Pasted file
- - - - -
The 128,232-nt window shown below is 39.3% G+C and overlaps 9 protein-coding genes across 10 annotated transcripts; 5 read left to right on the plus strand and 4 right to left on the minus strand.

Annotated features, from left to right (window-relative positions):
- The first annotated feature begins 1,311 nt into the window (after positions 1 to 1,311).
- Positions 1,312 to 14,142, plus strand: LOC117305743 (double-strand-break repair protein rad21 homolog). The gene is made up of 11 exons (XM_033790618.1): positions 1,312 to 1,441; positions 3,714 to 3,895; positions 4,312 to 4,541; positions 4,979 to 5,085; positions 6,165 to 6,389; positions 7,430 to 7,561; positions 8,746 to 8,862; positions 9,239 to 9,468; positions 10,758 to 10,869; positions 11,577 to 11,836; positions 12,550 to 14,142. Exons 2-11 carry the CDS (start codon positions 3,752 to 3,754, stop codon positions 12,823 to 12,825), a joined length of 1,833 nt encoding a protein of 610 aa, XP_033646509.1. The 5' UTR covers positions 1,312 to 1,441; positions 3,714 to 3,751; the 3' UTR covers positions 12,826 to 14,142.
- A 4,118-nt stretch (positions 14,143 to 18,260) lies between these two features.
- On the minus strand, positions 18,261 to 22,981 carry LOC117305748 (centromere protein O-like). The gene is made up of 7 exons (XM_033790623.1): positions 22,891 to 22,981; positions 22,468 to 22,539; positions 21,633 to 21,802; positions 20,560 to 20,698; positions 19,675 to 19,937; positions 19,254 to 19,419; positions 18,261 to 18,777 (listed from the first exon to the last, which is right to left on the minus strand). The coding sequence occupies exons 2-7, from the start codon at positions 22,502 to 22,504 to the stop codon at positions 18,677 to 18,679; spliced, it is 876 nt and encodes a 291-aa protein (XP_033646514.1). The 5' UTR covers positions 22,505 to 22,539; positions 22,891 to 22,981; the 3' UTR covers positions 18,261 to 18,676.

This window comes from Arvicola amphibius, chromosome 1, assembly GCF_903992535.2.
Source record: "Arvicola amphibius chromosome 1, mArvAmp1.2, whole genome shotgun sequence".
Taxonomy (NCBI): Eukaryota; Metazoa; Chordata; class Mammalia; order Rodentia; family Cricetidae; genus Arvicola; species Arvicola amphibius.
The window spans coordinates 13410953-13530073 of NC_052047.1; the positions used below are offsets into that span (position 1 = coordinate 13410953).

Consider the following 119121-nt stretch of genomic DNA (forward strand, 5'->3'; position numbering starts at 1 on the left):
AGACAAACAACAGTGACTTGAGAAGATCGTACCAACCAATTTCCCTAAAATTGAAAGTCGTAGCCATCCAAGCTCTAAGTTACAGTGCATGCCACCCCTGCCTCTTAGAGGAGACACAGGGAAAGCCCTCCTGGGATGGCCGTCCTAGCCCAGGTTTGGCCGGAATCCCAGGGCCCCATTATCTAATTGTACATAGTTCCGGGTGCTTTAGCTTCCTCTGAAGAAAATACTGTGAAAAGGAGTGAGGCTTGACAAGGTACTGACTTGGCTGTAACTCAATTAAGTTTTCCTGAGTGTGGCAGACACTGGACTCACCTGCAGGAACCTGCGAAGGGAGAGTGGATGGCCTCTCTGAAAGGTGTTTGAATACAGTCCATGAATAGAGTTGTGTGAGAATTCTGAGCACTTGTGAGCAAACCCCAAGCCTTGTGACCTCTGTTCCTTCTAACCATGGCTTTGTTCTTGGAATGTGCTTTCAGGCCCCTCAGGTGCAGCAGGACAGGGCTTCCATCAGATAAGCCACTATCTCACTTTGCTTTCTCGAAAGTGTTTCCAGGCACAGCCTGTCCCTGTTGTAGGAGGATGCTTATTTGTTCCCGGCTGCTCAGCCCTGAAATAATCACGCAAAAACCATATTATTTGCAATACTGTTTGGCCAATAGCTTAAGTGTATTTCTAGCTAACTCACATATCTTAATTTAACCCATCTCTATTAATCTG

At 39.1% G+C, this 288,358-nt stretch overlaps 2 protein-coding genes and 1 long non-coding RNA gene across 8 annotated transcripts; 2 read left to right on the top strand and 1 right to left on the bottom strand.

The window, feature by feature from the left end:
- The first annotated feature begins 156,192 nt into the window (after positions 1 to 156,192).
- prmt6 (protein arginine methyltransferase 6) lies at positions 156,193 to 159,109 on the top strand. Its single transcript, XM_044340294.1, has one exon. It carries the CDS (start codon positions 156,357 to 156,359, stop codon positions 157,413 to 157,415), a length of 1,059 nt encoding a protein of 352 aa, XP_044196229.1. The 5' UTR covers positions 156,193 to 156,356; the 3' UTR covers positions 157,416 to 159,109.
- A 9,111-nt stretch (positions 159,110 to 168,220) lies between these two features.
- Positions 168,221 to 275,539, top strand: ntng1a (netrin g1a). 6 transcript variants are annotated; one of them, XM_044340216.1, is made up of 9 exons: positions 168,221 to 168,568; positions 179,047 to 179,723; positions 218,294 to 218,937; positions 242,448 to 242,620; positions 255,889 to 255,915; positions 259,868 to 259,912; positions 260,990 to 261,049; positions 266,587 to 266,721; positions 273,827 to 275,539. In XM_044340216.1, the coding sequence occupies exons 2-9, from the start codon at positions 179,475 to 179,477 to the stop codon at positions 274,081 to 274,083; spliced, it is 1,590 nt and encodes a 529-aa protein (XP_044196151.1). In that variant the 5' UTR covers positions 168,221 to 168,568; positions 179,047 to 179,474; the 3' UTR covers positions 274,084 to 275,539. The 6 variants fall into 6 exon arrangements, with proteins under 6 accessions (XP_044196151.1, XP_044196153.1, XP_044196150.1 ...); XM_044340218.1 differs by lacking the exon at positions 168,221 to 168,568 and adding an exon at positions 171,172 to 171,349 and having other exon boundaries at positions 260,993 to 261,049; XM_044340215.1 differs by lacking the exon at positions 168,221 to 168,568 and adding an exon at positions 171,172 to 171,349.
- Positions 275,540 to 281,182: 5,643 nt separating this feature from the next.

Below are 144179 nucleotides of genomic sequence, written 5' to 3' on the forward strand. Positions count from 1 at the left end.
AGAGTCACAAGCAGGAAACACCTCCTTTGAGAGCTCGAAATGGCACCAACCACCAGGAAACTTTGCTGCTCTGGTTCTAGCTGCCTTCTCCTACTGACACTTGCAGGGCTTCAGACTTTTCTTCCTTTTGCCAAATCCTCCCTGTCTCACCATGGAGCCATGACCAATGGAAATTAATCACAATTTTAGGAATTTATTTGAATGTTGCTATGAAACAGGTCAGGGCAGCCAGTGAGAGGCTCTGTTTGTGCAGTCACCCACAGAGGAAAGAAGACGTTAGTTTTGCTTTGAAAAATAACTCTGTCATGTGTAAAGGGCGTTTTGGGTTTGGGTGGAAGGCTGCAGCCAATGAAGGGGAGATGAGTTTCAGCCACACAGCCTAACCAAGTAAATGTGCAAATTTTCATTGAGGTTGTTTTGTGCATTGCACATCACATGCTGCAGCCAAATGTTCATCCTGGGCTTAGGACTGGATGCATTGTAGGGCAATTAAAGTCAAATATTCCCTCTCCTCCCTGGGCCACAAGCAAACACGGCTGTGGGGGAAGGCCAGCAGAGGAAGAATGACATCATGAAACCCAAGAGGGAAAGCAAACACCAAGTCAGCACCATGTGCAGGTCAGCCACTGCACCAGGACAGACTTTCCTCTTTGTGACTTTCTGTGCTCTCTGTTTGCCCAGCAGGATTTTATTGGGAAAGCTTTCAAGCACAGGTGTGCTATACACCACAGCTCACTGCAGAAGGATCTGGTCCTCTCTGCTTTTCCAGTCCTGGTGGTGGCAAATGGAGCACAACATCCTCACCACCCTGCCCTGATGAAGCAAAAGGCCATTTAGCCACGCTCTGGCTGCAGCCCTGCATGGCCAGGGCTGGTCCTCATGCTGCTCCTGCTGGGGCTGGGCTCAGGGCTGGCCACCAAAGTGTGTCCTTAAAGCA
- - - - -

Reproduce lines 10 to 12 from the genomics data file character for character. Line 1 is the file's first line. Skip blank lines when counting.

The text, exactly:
The window spans coordinates 13410953-13530073 of NC_052047.1; the positions used below are offsets into that span (position 1 = coordinate 13410953).

Consider the following 119121-nt stretch of genomic DNA (forward strand, 5'->3'; position numbering starts at 1 on the left):
AGACAAACAACAGTGACTTGAGAAGATCGTACCAACCAATTTCCCTAAAATTGAAAGTCGTAGCCATCCAAGCTCTAAGTTACAGTGCATGCCACCCCTGCCTCTTAGAGGAGACACAGGGAAAGCCCTCCTGGGATGGCCGTCCTAGCCCAGGTTTGGCCGGAATCCCAGGGCCCCATTATCTAATTGTACATAGTTCCGGGTGCTTTAGCTTCCTCTGAAGAAAATACTGTGAAAAGGAGTGAGGCTTGACAAGGTACTGACTTGGCTGTAACTCAATTAAGTTTTCCTGAGTGTGGCAGACACTGGACTCACCTGCAGGAACCTGCGAAGGGAGAGTGGATGGCCTCTCTGAAAGGTGTTTGAATACAGTCCATGAATAGAGTTGTGTGAGAATTCTGAGCACTTGTGAGCAAACCCCAAGCCTTGTGACCTCTGTTCCTTCTAACCATGGCTTTGTTCTTGGAATGTGCTTTCAGGCCCCTCAGGTGCAGCAGGACAGGGCTTCCATCAGATAAGCCACTATCTCACTTTGCTTTCTCGAAAGTGTTTCCAGGCACAGCCTGTCCCTGTTGTAGGAGGATGCTTATTTGTTCCCGGCTGCTCAGCCCTGAAATAATCACGCAAAAACCATATTATTTGCAATACTGTTTGGCCAATAGCTTAAGTGTATTTCTAGCTAACTCACATATCTTAATTTAACCCATCTCTATTAATCTG